One of the most common problems I see in papers today is the incorrect usage of verb tense. The reasons for this problem are that English verbs function very differently from Korean verbs, and the fact that there are 12 verb tenses in English. Choosing the correct tense is vital to convey the accurate meaning, especially in scientific research. Below are some important rules to help you decide which tense to use.
#1: Citing previously published work - Present Tense

When a scientific paper has been validly published in a primary journal, it becomes knowledge. Therefore, whenever you cite previously published work you must treat it with respect. In English, we do this simply by using the present tense. For example, one should write "The world is round." not "The world was round." Here are examples of an incorrect sentence, the corrected version, and other correct sentences:
Streptomycin inhibited the growth of M. tuberculosis (13.)
Streptomycin inhibits the growth of M. tuberculosis (13).
Serological tests commonly are used for the diagnosis of T. infections.
Several recent reports (2,3,6) describe similar findings.
When an author's name is given at the beginning of the sentence and not in parentheses, either past or present tense can be used for the verb that is linked to the author. However, the verb that refers to the scientific work itself must still be given in the present tense. Please note the following examples:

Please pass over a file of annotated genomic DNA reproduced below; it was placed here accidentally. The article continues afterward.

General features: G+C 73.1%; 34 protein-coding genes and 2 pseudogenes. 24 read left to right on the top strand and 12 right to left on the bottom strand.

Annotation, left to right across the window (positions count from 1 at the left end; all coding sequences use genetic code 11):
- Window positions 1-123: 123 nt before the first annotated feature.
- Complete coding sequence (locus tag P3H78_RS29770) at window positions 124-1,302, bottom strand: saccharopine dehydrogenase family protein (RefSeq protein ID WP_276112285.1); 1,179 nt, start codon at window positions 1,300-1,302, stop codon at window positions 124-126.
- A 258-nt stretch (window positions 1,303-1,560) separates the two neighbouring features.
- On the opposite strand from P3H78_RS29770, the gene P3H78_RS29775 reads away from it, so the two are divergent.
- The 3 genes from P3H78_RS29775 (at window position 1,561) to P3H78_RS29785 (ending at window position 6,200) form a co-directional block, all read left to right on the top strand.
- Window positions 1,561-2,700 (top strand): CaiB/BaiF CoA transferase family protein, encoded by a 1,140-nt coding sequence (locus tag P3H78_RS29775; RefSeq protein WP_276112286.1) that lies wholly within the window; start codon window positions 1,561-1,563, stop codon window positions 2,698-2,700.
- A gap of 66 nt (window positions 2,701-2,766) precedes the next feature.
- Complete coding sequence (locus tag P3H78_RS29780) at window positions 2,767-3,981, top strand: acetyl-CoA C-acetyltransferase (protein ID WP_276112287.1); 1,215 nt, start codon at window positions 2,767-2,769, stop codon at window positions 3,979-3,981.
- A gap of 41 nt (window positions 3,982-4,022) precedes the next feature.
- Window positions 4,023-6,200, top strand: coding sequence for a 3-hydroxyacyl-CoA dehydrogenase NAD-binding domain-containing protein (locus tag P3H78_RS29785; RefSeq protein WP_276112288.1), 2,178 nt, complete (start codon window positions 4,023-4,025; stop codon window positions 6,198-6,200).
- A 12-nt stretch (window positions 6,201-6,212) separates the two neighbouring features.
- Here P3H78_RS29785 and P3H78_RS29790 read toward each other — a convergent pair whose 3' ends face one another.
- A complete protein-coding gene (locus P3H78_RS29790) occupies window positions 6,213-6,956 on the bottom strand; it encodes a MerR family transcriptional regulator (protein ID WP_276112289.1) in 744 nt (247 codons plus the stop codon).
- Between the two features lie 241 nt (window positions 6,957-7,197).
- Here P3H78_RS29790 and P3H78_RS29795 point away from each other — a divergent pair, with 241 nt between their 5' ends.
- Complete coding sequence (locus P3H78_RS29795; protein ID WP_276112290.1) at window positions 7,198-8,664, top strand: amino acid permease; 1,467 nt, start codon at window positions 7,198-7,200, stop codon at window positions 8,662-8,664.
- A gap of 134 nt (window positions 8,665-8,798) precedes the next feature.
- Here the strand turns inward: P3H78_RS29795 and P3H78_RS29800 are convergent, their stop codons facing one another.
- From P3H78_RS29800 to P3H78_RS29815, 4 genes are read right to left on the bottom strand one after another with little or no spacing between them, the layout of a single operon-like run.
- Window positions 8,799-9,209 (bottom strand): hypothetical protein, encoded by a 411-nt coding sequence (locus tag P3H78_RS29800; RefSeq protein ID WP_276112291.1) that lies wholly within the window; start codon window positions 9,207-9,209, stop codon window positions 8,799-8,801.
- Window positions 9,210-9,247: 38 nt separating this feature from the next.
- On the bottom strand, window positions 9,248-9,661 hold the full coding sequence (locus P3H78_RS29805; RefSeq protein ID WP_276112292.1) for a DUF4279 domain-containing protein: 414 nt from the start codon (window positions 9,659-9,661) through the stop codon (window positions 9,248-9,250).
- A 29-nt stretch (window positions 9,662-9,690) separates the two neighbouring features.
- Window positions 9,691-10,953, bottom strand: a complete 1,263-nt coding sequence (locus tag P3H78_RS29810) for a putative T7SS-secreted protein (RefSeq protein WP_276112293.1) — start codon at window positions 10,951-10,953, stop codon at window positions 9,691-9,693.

Smith (1975) showed that streptomycin inhibits growth of the disease organism.   [OR]
Smith (1975) shows that streptomycin inhibits growth of the disease organism.   [BUT NOT]
Smith (1975) showed that streptomycin inhibited growth of the disease organism.
#2: Citing published information that cannot be generalized - Past Tense

Often, results have been obtained under very specialized conditions and only pertain to the particular study being reported. Numerical data sometimes fall into this category. In this case use past tense.
Barber (1980) reported that 28% of the 396 wasps in his study showed signs of parasitism.
#3: Referring to your own work - Past Tense

When results are unpublished including the work you are writing about it is not established knowledge. Therefore, use past tense to describe what you have done.
In the study presented here, the drug killed 80% of the M. tuberculosis bacilli.
Our data showed that few of the mice survived.
#4: Referring to repeated events - Present Perfect Tense

This is a difficult tense to use correctly. When observations or actions have been repeated or continued from the past to the present, present perfect tense should be used. For example:
Nesting behavior has been studied under many environmental conditions.
These drugs have been shown to produce significant elevations in blood pressure.
#5: Sections of a Scientific Paper
ABSTRACT/SUMMARY: Refers primarily to the author's own unpublished results. Use mostly past tense.
INTRODUCTION: Mostly emphasizes existing established knowledge. Use mostly present tense.
Both of these sections describe what you, the author, did and found. Use mostly present tense.
DISCUSSION: This is the most difficult section to write. The Discussion emphasizes the relationship of the author's work to previously established knowledge, so both past and present tenses are needed.
- Tips Introduction
- General Tips
- The Proper Use of Verb Tense
- Taking Apart Long Strings of Nouns and Adjectives
- Commonly Misused Words (1)
- Tables and Figures
- Abbreviations, Acronyms, Numbers